ALBANY,N.Y. (NEWS10)—Millions of Americans who qualified will not be getting student loan debt relief. The Supreme Court of the United States ruled President Joe Biden and the U.S. Department of Education do not have the authority to cancel them.
“You’ve got to continue to pay your student loans, whether you thought it was a good idea to relieve you of your student loans or not, the Supreme Court has said any authority to do that must come the legislature,” explained Vincent Bonventre, an Albany Law School Professor. “There must actually be a statute allowing such a thing.”
Biden’s plan was to cancel at least $10,000 of debt for qualified borrowers. SUNY Chancellor John King, who served as the U.S. Secretary of Education under President Barack Obama, weighed in on the ruling.
“It means folks are gonna put off having kids, buying a home, starting a business because of often crushing debt they’re experiencing,” said King.
King explained when payments will resume.
“Folks will have to start to see interest accrue on their debt come September. And payments will begin in October and remember, a third of the borrowers across the country have debt but no degree.”
King is encouraging people to finish their education at SUNY to help them in the economy, and added federal rules allow them to defer payment on that debt.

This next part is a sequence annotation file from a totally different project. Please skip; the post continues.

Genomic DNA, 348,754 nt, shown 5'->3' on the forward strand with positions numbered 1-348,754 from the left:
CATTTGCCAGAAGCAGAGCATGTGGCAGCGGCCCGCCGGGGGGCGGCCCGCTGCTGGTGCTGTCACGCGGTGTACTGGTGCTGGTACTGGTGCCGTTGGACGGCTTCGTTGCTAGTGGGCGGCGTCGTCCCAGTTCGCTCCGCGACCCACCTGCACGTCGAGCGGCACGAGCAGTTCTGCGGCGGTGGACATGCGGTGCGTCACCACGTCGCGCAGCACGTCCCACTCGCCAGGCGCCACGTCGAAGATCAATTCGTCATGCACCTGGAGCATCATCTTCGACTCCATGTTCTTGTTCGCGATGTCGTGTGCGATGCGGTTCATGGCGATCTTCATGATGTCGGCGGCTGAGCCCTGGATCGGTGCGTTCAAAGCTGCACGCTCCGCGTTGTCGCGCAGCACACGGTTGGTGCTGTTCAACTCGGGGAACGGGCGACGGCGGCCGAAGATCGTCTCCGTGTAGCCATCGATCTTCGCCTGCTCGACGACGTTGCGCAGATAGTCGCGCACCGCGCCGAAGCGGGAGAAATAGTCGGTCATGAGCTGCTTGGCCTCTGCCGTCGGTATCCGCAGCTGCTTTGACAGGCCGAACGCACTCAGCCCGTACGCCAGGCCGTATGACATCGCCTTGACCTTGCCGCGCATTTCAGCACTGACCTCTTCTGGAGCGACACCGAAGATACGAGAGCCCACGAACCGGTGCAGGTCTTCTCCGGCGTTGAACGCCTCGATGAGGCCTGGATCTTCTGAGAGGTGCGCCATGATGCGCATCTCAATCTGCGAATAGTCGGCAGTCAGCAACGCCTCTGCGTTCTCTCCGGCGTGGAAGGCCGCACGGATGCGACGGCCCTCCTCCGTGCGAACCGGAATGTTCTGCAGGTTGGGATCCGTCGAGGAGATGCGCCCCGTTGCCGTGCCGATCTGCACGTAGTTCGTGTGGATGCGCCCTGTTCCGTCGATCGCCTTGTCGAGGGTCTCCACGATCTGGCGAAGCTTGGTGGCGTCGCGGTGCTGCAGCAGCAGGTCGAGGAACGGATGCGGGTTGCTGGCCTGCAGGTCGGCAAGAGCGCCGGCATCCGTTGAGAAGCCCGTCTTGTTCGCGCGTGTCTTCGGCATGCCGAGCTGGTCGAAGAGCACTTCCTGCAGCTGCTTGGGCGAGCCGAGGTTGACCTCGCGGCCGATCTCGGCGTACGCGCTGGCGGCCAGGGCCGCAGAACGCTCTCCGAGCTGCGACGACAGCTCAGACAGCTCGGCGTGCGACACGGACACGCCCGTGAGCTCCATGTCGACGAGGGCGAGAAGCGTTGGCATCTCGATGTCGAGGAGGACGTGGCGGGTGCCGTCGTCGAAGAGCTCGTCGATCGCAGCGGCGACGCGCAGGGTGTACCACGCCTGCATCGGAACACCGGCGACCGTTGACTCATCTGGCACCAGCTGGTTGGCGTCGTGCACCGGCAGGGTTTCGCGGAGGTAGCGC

While some are against this Supreme Court ruling, others like Republican Congresswoman Elise Stefanik support it. She said on Twitter “SCOTUS just ruled in favor of our hard-working taxpayers who would have had to carry a tremendous financial burden because of Biden’s unconstitutional student loan bailout.”
This decision comes right after another Supreme Court case ruled race can no longer be taken into consideration during college admissions.
“The first ruling was an attack on getting to college or getting to higher education, and the second ruling is an attack on what’s after,” said SUNY Student Assembly President, Alexander Ruiz.
If there is a Democratic majority in Congress after the next election, Biden could try to continue his efforts on student loan forgiveness.